Tired? Watch What You Eat: Scientific American


Interesting research on the nutrition front.  As always, a study does not make a fact, but properly done and viewed in its proper context can lead to some important clues on the way to true understanding.  Health and Fitness professionals have known for a long time that people who sleep less (not including cocaine and methamphetamine abusers) tend to be more overweight than the general population.  There are probably a host of contributing factors that play into this observation.

I’ve always argued that, biochemically, food is the fuel for your body.  Everything you do requires energy, even the things you don’t consciously control.  Breathing, heart beating, twitching, thinking, are all energy-consuming activities.  Even the act of being awake is more energy-consuming than being asleep.  While this might sound like a perfect complement to a weight loss regimen; stay up as many hours as possible and think a lot; the reality is that the human machine never wants to run in an energy deficit, and it never wants to burn stored energy (fat) if it can help it!  The human body understands fat in a completely different way from your conscious mind.  Every drop of excess body fat is there to save your life, on a cellular level.

“But wait”, you might say, “doesn’t being overweight contribute to early onset cardiovascular diseases and diabetes”?  Yes it does, but only of you live long enough.  Your body, on the cellular level isn’t concerned about your health over 10 year periods.  It’s concerned with keeping you alive one day at a time, and it understands body fat as a protective mechanism to keep you alive as long as possible should you ever run out of food for an extended period of time.  A pound of fat is 3500 calories of energy to keep your heart beating, lungs breathing, and all your neurological functions functioning in the absence of food.  3500 calories can keep you alive for a week, assuming you at least have water.  That’s how your body views fat, and once it stores it away is loath to tap it.  It’s also important to remember that converting fat into usable energy is a metabolically slow process, and the brain, heart, lungs, and cells, need energy now, not in ten minutes.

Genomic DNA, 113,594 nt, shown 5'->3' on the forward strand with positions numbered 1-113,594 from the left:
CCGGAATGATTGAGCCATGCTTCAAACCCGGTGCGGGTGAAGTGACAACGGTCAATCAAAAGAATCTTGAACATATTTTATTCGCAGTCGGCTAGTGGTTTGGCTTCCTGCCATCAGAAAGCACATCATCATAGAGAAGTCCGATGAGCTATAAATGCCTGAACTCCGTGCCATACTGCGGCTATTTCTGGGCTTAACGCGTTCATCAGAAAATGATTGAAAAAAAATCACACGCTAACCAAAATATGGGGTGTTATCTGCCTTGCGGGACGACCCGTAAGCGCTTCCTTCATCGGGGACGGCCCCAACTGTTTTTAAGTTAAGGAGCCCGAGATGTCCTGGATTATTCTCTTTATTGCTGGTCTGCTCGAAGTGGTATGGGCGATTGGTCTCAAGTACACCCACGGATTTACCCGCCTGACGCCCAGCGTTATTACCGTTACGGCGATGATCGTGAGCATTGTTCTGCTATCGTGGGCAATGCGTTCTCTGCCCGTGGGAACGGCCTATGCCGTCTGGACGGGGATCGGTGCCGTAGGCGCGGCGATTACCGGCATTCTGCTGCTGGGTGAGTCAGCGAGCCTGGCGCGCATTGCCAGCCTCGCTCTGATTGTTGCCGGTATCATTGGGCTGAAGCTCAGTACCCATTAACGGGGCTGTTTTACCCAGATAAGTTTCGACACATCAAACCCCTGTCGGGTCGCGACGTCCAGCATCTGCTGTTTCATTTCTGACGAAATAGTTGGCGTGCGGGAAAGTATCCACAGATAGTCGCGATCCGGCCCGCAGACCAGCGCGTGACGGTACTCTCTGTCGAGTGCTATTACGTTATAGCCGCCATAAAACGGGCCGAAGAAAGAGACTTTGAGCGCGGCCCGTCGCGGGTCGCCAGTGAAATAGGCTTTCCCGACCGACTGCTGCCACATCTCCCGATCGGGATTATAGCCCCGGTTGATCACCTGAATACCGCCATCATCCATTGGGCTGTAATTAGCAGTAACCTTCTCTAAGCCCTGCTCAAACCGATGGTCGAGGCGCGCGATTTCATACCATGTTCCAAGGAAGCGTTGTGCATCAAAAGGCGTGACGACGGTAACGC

It only makes sense then that should a person stay awake for overextended periods of time, the body will demand extra, new energy intake (food), to keep itself awake to continue whatever activities your engaged in, even if it’s just sitting in front of the tv,  vegging.  It only makes sense that the food your body will crave is food that will be hi in instant energy (sugar) and long-term dense energy (fat); the perfect combination of late night snacking to keep you up and to keep you alive for the next week or two.  Just don’t worry about the next few years…when you might drop dead.

Anyway, read on:

Tired? Watch What You Eat: Scientific American.

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